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Star Wars: Episode I - The Phantom Menace

1999  136 MN


 1.0



Star Wars: Episode I - The Phantom Menace on IMDb
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George Lucas
  Director




Anakin Skywalker, a young slave strong with the Force, is discovered on Tatooine. Meanwhile, the evil Sith have returned, enacting their plot for revenge against the Jedi.

 Release Date

May 19, 1999

 Runtime

2h16m (136 min)

 Budget

$ 115,000,000

 Revenue

$ 924,317,558


 Top Billed Cast

 Liam Neeson
 Qui-Gon Jinn
 Ewan McGregor
 Obi-Wan Kenobi
 Natalie Portman
 Padmé Amidala
 Jake Lloyd
 Anakin Skywalker
 Ian McDiarmid
 Senator Palpatine
 Pernilla August
 Shmi Skywalker


 Written by

George Lucas Screenplay

 Tagline

Every generation has a legend. Every journey has a first step. Every saga has a beginning.

 Videos




 Cast

Liam Neeson
  Qui-Gon Jinn
Ewan McGregor
  Obi-Wan Kenobi
Natalie Portman
  Padmé Amidala
Jake Lloyd
  Anakin Skywalker
Ian McDiarmid
  Senator Palpatine
Pernilla August
  Shmi Skywalker
Oliver Ford Davies
  Governor Sio Bibble
Hugh Quarshie
  Captain Panaka
Ahmed Best
  Jar Jar Binks
Anthony Daniels
  C-3PO (voice)
Kenny Baker
  R2-D2
Frank Oz
  Yoda (voice)
Terence Stamp
  Chancellor Valorum
Brian Blessed
  Boss Nass (voice)
Andy Secombe
  Watto (voice)
Ray Park
  Darth Maul
Lewis Macleod
  Sebulba (voice)
Warwick Davis
  Wald / Pod race spectator / Mos Espa Citizen
Steve Speirs
  Captain Tarpals
Silas Carson
  Nute Gunray / Ki-Adi-Mundi / Lott Dodd / Republic Cruiser Pilot
Jerome St. John Blake
  Mas Amenda / Orn Free Taa / Oppo Rancisis / Rune Haako / Horox Ryyder / Graxol Kelvynn / Mick Reckrap
Alan Ruscoe
  Daultay Dofine / Plo Koon / Bib Fortuna
Ralph Brown
  Ric Olié
Celia Imrie
  Fighter Pilot Bravo 5
Benedict Taylor
  Fighter Pilot Bravo 2
Clarence Smith
  Fighter Pilot Bravo 3
Samuel L. Jackson
  Mace Windu
Dominic West
  Palace Guard
Karol Cristina da Silva
  Rabé
Liz Wilson
  Eirtaé
Candice Orwell
  Yané
Sofia Coppola
  Saché
Keira Knightley
  Sabé
Bronagh Gallagher
  Republic Cruiser Captain
John Fensom
  TC-14
Greg Proops
  Fode (voice)
Scott Capurro
  Beed (voice)
Margaret Towner
  Jira
Dhruv Chanchani
  Kitster
Oliver Walpole
  Seek
Megan Udall
  Melee
Hassani Shapi
  Eeth Koth
Gin Clarke
  Adi Gallia
Khan Bonfils
  Saesee Tiin
Michelle Taylor
  Yarael Poof
Michaela Cottrell
  Even Piell
Dipika O'Neill Joti
  Depa Billaba
Phil Eason
  Yaddle
Mark Coulier
  Aks Moe
Lindsay Duncan
  TC-14 (voice)
Peter Serafinowicz
  Darth Maul / Battle Droid Commander / Gungan Scout (voice)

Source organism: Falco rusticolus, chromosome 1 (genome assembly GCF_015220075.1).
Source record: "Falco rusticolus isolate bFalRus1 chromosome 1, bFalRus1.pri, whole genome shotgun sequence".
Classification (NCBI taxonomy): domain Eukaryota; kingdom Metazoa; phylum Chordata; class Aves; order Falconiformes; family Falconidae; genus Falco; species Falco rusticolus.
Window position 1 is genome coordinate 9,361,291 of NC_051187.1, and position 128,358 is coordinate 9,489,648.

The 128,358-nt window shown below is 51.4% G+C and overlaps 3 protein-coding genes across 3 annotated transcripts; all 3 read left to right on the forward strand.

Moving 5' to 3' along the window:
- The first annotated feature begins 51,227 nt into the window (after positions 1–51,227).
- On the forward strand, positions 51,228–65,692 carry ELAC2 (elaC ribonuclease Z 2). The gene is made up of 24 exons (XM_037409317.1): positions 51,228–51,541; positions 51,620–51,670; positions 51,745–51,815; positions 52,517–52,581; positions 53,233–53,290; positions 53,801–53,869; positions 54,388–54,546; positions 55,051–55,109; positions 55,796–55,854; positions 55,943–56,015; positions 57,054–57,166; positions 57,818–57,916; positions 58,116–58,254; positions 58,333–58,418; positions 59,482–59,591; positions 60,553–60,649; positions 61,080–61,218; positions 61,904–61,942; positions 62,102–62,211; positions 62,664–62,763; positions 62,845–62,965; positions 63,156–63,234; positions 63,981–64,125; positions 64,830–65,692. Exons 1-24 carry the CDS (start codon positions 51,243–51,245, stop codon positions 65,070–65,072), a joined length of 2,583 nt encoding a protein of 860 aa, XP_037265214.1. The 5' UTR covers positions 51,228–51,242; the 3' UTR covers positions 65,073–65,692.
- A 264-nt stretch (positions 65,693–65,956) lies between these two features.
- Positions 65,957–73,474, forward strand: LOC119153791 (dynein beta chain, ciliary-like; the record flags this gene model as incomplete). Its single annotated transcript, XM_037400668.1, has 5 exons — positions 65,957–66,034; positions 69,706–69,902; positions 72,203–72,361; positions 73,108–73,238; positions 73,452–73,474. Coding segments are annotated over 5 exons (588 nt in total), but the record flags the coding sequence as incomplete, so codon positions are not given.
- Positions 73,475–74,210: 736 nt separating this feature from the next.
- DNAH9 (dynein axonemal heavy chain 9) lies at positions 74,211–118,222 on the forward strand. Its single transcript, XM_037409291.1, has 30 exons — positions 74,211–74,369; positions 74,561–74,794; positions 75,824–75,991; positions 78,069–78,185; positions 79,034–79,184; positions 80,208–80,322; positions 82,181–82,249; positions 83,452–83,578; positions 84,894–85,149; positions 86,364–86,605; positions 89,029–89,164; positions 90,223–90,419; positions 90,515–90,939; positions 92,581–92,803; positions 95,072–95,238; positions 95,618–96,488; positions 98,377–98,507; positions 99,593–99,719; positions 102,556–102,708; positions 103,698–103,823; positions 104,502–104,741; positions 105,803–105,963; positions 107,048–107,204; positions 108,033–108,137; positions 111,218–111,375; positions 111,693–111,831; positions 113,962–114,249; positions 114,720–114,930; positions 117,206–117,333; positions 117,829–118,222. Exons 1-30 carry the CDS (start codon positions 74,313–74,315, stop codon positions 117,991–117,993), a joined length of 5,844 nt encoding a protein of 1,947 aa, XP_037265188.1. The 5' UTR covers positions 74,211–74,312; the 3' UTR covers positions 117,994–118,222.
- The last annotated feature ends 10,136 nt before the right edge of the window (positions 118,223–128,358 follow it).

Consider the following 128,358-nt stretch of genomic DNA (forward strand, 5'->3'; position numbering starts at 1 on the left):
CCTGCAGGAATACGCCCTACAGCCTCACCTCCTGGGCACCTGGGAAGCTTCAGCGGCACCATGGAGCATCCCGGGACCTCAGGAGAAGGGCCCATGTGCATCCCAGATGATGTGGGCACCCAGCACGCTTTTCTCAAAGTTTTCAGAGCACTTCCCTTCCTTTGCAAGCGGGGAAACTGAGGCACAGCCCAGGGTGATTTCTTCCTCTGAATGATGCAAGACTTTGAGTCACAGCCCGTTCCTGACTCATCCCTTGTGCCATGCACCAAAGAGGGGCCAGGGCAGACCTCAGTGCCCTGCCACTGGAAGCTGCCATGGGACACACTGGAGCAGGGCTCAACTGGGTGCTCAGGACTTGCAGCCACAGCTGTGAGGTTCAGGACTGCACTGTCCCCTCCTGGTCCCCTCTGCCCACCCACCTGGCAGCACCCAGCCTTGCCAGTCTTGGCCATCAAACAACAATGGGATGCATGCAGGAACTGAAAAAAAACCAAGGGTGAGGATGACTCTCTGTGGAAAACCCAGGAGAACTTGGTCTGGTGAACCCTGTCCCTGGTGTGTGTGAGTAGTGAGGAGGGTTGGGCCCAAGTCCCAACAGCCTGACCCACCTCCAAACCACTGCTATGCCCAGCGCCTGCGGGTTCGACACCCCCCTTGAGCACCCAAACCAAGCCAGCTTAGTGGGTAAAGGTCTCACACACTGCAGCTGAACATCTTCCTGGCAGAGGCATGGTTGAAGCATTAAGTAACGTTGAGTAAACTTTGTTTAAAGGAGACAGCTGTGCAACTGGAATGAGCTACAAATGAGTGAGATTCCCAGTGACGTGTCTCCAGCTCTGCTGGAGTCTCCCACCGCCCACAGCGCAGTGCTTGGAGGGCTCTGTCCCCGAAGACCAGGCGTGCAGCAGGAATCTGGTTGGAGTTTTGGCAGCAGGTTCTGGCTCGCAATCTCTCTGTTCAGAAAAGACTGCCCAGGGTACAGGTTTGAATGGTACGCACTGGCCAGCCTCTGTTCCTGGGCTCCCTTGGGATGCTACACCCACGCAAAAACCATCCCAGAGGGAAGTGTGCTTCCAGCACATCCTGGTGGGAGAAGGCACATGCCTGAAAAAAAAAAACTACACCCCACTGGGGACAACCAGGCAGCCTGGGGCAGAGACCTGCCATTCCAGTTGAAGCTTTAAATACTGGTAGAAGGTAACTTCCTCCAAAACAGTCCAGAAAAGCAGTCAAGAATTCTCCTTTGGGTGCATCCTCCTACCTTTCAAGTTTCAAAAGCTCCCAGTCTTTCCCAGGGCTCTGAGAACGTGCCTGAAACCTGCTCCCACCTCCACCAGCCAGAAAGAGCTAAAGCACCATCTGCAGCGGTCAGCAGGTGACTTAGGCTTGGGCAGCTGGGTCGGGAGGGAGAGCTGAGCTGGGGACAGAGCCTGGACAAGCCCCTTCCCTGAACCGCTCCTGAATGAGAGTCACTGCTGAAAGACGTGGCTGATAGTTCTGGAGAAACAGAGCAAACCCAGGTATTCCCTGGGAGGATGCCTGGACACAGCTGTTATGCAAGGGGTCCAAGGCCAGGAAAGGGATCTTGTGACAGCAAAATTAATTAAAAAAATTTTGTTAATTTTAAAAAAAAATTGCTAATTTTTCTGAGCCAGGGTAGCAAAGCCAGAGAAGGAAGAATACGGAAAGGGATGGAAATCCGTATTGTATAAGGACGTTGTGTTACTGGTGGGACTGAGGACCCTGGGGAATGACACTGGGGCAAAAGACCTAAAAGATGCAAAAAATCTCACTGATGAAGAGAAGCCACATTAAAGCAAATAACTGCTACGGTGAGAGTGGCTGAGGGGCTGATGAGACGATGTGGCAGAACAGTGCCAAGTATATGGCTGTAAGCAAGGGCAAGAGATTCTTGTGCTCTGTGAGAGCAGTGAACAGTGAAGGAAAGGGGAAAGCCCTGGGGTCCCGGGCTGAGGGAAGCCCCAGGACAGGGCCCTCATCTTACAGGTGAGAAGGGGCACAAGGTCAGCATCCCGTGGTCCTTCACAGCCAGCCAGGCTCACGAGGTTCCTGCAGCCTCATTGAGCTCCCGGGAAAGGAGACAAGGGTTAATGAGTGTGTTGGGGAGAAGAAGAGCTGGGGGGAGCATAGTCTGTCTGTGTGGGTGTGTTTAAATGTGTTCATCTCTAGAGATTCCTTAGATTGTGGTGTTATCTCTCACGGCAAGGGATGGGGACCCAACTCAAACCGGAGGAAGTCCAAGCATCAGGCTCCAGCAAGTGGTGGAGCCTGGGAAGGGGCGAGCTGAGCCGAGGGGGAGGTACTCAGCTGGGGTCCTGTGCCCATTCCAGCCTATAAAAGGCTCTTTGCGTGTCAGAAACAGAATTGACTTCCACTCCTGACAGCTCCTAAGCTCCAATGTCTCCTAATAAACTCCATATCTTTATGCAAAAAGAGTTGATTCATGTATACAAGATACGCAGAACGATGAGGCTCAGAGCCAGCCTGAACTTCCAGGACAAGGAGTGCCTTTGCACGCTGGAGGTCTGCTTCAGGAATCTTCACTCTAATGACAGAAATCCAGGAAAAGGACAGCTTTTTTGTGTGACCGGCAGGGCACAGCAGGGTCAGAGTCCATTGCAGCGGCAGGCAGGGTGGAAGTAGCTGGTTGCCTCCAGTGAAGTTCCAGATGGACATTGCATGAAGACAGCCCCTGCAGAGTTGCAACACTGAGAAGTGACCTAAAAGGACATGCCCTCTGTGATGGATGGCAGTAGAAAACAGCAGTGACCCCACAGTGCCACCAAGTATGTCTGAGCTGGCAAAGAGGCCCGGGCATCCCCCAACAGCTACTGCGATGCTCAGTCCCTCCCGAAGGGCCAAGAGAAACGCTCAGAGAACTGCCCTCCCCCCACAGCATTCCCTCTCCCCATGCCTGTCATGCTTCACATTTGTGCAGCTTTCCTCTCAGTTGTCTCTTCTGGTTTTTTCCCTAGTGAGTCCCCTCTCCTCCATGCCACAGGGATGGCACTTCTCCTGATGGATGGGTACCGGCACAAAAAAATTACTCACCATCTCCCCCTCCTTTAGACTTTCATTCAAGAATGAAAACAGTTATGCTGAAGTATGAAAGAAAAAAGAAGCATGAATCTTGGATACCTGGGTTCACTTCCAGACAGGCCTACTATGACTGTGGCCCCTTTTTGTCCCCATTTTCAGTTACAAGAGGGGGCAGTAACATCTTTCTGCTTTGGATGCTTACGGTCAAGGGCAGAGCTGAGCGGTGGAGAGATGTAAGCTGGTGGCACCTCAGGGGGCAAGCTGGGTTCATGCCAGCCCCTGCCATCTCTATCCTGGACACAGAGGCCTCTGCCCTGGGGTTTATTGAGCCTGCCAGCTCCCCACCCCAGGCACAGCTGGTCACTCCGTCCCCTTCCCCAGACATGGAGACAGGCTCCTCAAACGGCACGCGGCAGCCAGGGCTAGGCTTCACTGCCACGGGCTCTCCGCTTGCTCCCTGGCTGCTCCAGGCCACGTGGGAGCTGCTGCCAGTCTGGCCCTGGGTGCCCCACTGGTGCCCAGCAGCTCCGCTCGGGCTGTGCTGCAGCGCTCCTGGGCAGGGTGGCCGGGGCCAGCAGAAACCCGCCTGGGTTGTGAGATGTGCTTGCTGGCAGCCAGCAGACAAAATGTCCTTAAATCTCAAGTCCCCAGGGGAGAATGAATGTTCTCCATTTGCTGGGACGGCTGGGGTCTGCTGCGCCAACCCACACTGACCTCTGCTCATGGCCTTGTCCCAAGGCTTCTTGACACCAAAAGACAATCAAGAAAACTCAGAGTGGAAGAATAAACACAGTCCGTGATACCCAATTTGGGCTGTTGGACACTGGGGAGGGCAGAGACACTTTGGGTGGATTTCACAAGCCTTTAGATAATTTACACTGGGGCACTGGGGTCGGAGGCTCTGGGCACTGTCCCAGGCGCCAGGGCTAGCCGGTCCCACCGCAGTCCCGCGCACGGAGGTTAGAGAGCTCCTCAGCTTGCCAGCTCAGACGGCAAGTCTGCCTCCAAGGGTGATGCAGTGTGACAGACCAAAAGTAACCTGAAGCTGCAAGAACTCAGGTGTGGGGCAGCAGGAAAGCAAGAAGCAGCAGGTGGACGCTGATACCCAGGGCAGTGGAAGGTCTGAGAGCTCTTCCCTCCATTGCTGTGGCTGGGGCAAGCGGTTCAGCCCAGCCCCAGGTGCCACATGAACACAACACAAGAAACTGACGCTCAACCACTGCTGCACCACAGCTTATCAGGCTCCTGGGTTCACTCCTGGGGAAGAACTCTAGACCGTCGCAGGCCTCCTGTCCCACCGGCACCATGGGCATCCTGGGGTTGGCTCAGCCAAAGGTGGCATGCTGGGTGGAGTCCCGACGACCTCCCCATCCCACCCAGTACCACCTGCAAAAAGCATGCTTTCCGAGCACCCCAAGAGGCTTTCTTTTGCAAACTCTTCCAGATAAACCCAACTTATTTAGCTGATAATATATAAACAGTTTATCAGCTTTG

James Taylor
  Rune Haako (voice)
Chris Sanders
  Daultay Dofine (voice)
Toby Longworth
  Senator Lott Dodd / Gragra (voice)
Marc Silk
  Aks Moe (voice)
Danny Wagner
  Mawhonic
Amanda Lucas
  Tey How / Diva Funquita (voice) (as Tyger)
Katie Lucas
  Amee
Simon Allen
  Flag Bearer (uncredited)
Don Bies
  Pod Race Mechanic (uncredited)
Trisha Biggar
  Orn Free Taa's Aide (uncredited)
Ben Burtt
  Naboo Courier (uncredited)
Doug Chiang
  Flag Bearer (uncredited)
Rob Coleman
  Pod Race Spectator in Jabba's Private Box (uncredited)
Roman Coppola
  Senate Guard (uncredited)
Sean Cronin
  Coruscant Senate Guard (uncredited)
Zsuzsanna Cseh
  Pod Race Spectator (uncredited)
Matt Daniel-Baker
  Naboo Foot Soldier (uncredited)
Russell Darling
  Naboo Royal Security Guard (uncredited)
Philip Delancy
  Naboo Starship Pilot (uncredited)
Andrew Doucette
  Pod Race Spectator (uncredited)
C. Michael Easton
  Pod Race Spectator (uncredited)
Andrew Elias
  Naboo Royal Guard (uncredited)
Salo Gardner
  (uncredited)
Andrew Gersh
  Pod Race Spectator (uncredited)
Ned Gorman
  Naboo Citizen (uncredited)
Joss Gower
  Naboo Fighter Pilot (uncredited)
Raymond Griffiths
  GONK Droid (uncredited)
Nathan Hamill
  Pod Race Spectator / Naboo Palace Guard (uncredited)
Tim Harrington
  Naboo Security Guard (uncredited)
Sally Hawkins
  Bystander (uncredited)
Jack Hayes
  Pod Race Spectator in Jabba's Private Box (uncredited)
Alexi Kaye Campbell
  Naboo Guard (uncredited)
David Knight
  Aqualish Alian (uncredited)
John Knoll
  Lt. Rya Kirsch - Bravo 4 / Flag Bearer (uncredited)
Kamay Lau
  Sei Taria - Senators Aide (uncredited)
Andrew Lawden
  Naboo Foot Soldier (uncredited)
John M. Levin
  Naboo Fighter Pilot / Naboo Citizen / Senator (uncredited)
Dan Madsen
  Kaadu Handler (uncredited)
Iain McCaig
  Orn Free Taa's Aide (uncredited)
Rick McCallum
  Naboo Courier (uncredited)